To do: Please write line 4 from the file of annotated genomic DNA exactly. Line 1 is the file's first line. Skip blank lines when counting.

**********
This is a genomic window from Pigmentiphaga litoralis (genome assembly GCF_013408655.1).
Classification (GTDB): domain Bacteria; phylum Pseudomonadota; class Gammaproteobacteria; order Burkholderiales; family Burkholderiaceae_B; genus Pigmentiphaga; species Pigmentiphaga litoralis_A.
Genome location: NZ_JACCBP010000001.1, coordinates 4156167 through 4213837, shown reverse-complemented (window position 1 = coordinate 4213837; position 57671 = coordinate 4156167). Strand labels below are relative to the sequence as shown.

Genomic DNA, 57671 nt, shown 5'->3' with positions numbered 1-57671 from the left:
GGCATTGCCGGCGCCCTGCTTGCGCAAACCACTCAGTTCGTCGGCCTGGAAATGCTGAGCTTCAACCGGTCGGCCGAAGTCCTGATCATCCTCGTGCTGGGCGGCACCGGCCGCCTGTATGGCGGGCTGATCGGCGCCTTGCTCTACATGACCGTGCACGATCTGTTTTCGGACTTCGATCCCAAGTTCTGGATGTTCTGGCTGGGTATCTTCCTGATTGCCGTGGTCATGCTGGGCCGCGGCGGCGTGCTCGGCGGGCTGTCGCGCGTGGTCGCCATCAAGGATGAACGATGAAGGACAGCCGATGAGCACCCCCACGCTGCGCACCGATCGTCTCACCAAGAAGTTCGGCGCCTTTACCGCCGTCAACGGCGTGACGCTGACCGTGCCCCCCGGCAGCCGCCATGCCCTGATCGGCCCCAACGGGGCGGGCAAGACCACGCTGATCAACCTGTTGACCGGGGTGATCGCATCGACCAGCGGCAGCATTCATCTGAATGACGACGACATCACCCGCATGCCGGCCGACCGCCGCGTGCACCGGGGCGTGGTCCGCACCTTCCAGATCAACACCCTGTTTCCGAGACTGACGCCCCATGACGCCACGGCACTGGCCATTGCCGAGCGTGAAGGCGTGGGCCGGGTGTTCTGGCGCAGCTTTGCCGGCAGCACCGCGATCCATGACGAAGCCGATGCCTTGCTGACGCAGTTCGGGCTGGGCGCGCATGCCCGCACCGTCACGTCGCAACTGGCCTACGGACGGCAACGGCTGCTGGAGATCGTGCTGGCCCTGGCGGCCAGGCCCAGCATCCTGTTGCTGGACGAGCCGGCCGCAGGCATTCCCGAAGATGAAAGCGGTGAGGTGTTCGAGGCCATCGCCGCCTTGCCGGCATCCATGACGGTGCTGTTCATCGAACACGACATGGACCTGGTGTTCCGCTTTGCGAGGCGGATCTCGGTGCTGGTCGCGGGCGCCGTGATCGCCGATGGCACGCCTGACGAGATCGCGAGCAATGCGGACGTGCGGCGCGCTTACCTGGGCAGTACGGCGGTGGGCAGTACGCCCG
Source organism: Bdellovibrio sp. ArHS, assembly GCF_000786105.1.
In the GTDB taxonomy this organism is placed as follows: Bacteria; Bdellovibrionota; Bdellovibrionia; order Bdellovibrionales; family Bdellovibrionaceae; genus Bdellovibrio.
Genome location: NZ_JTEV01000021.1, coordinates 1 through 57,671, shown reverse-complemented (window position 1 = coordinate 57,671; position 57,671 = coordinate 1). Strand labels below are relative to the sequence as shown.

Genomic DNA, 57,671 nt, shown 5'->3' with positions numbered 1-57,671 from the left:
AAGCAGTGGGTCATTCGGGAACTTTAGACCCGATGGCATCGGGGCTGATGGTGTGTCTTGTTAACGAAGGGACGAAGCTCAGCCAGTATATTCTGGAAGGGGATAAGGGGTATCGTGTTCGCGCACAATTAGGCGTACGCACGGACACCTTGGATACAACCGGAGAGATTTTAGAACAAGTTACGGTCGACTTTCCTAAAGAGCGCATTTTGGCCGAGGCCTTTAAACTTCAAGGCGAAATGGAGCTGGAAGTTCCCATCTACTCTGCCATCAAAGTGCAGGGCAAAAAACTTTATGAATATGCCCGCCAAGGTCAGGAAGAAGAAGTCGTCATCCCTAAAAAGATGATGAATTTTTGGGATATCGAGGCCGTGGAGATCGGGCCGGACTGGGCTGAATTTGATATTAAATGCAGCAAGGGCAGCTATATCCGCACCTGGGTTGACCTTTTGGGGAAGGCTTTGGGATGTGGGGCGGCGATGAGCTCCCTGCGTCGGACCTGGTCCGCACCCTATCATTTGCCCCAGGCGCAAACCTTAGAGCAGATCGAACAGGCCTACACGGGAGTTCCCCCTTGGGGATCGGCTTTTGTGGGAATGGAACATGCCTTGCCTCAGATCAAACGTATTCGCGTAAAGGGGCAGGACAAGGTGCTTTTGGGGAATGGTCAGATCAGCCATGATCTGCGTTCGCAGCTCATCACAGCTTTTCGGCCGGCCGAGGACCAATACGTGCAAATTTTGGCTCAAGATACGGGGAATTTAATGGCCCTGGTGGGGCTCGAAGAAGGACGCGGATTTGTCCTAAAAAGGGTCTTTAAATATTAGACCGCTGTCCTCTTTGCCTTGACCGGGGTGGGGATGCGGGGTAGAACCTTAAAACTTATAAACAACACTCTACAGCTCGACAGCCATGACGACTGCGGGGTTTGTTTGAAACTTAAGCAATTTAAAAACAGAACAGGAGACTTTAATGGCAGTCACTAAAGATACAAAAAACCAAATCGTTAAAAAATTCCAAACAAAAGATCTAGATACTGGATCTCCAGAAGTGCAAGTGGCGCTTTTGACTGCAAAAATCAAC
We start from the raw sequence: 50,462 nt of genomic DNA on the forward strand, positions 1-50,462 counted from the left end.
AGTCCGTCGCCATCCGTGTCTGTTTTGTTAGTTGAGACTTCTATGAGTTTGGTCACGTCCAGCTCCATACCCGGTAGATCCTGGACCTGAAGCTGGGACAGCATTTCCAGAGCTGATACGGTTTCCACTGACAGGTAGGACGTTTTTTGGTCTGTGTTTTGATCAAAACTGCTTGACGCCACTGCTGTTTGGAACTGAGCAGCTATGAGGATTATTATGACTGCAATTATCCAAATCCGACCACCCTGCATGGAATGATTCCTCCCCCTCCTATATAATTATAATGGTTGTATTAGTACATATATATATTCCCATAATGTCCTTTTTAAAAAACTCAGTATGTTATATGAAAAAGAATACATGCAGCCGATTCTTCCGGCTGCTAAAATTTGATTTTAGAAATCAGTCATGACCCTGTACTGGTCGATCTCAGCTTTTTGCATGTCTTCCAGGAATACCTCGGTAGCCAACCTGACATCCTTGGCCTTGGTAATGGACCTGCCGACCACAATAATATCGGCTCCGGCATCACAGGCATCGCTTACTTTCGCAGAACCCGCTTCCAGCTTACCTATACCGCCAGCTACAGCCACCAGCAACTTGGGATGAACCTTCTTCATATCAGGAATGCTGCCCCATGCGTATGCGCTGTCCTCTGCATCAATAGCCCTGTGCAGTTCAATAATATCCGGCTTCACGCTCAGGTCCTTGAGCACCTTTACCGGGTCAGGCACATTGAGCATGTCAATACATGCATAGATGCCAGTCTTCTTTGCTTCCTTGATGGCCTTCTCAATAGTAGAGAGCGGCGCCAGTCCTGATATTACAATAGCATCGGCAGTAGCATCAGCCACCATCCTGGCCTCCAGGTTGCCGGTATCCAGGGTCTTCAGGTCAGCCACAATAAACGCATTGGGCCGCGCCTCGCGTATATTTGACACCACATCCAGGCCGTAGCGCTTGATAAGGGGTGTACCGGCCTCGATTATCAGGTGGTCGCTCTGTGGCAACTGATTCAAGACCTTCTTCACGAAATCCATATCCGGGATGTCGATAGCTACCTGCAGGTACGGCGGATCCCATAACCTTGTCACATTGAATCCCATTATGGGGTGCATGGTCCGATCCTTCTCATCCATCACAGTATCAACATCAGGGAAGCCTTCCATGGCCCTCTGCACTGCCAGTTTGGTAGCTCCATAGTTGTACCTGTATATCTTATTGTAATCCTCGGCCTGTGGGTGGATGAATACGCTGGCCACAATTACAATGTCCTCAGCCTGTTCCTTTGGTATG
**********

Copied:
Genomic DNA, 57671 nt, shown 5'->3' with positions numbered 1-57671 from the left: